Harapan Moots Third Party EPF Contributions To Avoid Retirement Poverty

PH’s plans for aged care includes an agency or department for older persons and an elderly protection scheme under Socso.

KLANG, Nov 2 – Pakatan Harapan’s (PH) election manifesto today unveiled plans for aged care, including proposals to allow third-party contributions to the Employees’ Provident Fund (EFP) that would further facilitate the accumulation of funds for retirement.

The coalition’s 15th general election pledge titled “Kita Boleh! Harapan GE15 Action Plan” mooted to expand EPF’s existing i-Saraan scheme to allow third-party contributions that would encourage parents to save up for their children at an earlier age.

“To avoid a retirement poverty crisis (85 per cent of the elderly are in the bottom 60 per cent income category), early intervention must be implemented to accrue more funds for retirement. 

“We can implement automatic registration for EPF regardless of age, expanding i-Saraan including a starting incentive for first time voluntary contributions and allowing third party contributions to encourage parents to start saving up for their children at an earlier age.”

The current i-Saraan scheme allows EPF members who are self-employed and do not earn a regular income to make voluntary contributions towards their retirement. The scheme also allows members to receive an additional 15 per cent annual government contribution. The added incentive is given from 2018 until 2022.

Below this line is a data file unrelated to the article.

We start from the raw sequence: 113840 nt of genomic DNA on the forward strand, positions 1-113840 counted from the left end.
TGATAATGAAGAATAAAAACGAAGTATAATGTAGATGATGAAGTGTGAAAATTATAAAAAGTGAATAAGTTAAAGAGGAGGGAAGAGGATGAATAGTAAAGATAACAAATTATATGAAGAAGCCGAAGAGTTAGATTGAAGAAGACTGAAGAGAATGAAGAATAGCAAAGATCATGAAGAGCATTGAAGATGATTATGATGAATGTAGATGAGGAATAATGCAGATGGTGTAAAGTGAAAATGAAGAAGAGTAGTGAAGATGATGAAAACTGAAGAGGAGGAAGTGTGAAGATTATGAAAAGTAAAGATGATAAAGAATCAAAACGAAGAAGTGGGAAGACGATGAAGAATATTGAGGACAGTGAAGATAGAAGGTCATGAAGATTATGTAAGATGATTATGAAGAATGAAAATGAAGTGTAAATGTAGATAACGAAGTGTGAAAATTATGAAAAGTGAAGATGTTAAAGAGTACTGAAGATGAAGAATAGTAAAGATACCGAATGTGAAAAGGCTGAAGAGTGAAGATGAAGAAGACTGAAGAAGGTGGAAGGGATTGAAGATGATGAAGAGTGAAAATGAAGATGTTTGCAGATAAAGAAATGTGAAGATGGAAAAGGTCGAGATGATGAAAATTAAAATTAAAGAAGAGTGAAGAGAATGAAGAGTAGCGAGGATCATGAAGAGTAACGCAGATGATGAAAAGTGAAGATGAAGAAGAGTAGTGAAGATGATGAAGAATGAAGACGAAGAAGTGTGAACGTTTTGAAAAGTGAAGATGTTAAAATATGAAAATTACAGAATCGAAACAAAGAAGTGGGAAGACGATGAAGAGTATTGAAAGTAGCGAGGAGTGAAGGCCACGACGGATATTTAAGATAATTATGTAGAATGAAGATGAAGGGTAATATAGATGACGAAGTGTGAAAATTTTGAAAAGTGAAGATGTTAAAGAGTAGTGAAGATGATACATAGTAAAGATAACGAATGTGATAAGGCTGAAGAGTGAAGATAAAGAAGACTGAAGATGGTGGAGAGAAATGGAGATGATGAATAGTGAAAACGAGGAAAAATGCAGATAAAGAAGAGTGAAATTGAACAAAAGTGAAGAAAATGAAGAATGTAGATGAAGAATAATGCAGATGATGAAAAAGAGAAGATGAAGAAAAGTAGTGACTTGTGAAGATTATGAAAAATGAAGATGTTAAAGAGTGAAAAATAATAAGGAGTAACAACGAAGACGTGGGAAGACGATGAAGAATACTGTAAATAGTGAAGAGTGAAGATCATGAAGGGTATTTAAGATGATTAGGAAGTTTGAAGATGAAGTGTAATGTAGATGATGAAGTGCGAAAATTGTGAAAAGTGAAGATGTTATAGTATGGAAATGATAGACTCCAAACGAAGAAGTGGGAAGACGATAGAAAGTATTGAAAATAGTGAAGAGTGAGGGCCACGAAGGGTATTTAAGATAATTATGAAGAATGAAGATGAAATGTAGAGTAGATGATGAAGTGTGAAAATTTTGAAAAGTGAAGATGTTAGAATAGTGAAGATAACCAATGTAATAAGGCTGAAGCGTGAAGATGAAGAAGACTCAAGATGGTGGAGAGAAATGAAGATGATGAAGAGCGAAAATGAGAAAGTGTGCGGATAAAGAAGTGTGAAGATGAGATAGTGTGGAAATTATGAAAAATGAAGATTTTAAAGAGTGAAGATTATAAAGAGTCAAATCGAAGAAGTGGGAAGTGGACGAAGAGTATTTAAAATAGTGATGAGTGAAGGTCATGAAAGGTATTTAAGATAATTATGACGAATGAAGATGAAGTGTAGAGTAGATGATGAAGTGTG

The 94-page manifesto also included plans to establish an older persons department or agency that would focus on solving the group’s issues and safeguarding their welfare. Elderly care is currently a division under the Social Welfare Department (JKM). 

PH also proposed to reconfigure the Social Security Organisation (Socso) to include an Elderly Protection Scheme that would provide a retirement safety net for senior citizens. However, the plan did not include a proposed contribution rate.

The proposal comes amid reports that more than half of EPF’s nearly 13 million members aged under 55 had savings of less than RM10,000. An estimated RM145 billion in EPF fund withdrawals were made due to Covid-19.

Aged care was addressed directly under two key manifesto items – a humane economy and comfortable old age living – covering plans to professionalise the caregiving sector and to institutionalise assistance and an allowance for caregivers, as highlighted previously by former state representative Howard Lee Chuan How.

Lee, a central executive committee member of the DAP, is running for Parliament for the first time — in Ipoh Timor, a DAP stronghold.

PH is also proposing incentives for employers to train and hire senior citizens and for local development plans to have elderly activity or day centres.

Other “elderly-friendly” provisions include mobile care service, free public transportation for the elderly, shopping vouchers, funeral coverage, and automatic citizenship for elderly citizens who have at least one child with Malaysian citizenship. 

PH is also planning to enact a Senior Citizens Act and an active ageing policy though details of these proposals were not included.

“Demand for caregiving will definitely skyrocket as the percentage of elderly population rises. Harapan is always planning ahead and we will invest public funds and encourage private investments into the service sector, caregiving infrastructure, and forging social security systems which are more inclusive and comprehensive. 

“We can prepare ourselves to face the reality of being an aged society by implementing the National Care Economy and Ageing Community Preparedness Plan – SiagaJaga.”

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